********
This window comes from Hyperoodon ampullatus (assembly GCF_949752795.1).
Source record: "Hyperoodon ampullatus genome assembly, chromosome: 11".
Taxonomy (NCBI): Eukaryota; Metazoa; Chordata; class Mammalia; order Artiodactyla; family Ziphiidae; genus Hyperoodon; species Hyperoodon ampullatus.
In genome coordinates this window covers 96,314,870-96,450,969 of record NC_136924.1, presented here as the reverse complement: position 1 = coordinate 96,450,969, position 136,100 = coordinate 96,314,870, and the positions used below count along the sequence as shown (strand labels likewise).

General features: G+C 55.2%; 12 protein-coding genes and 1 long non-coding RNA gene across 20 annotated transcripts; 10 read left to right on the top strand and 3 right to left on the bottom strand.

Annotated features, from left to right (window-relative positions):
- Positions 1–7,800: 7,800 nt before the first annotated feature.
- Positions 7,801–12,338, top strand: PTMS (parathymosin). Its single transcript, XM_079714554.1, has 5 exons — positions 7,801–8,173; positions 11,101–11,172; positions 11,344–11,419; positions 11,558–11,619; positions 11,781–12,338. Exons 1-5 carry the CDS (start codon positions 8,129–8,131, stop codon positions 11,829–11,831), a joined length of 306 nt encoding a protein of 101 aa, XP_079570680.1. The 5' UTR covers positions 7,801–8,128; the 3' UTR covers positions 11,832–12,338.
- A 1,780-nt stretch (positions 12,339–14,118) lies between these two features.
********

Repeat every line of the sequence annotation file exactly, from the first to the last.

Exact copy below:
This window comes from Hyperoodon ampullatus (assembly GCF_949752795.1).
Source record: "Hyperoodon ampullatus genome assembly, chromosome: 11".
Taxonomy (NCBI): Eukaryota; Metazoa; Chordata; class Mammalia; order Artiodactyla; family Ziphiidae; genus Hyperoodon; species Hyperoodon ampullatus.
In genome coordinates this window covers 96,314,870-96,450,969 of record NC_136924.1, presented here as the reverse complement: position 1 = coordinate 96,450,969, position 136,100 = coordinate 96,314,870, and the positions used below count along the sequence as shown (strand labels likewise).

General features: G+C 55.2%; 12 protein-coding genes and 1 long non-coding RNA gene across 20 annotated transcripts; 10 read left to right on the top strand and 3 right to left on the bottom strand.

Annotated features, from left to right (window-relative positions):
- Positions 1–7,800: 7,800 nt before the first annotated feature.
- Positions 7,801–12,338, top strand: PTMS (parathymosin). Its single transcript, XM_079714554.1, has 5 exons — positions 7,801–8,173; positions 11,101–11,172; positions 11,344–11,419; positions 11,558–11,619; positions 11,781–12,338. Exons 1-5 carry the CDS (start codon positions 8,129–8,131, stop codon positions 11,829–11,831), a joined length of 306 nt encoding a protein of 101 aa, XP_079570680.1. The 5' UTR covers positions 7,801–8,128; the 3' UTR covers positions 11,832–12,338.
- A 1,780-nt stretch (positions 12,339–14,118) lies between these two features.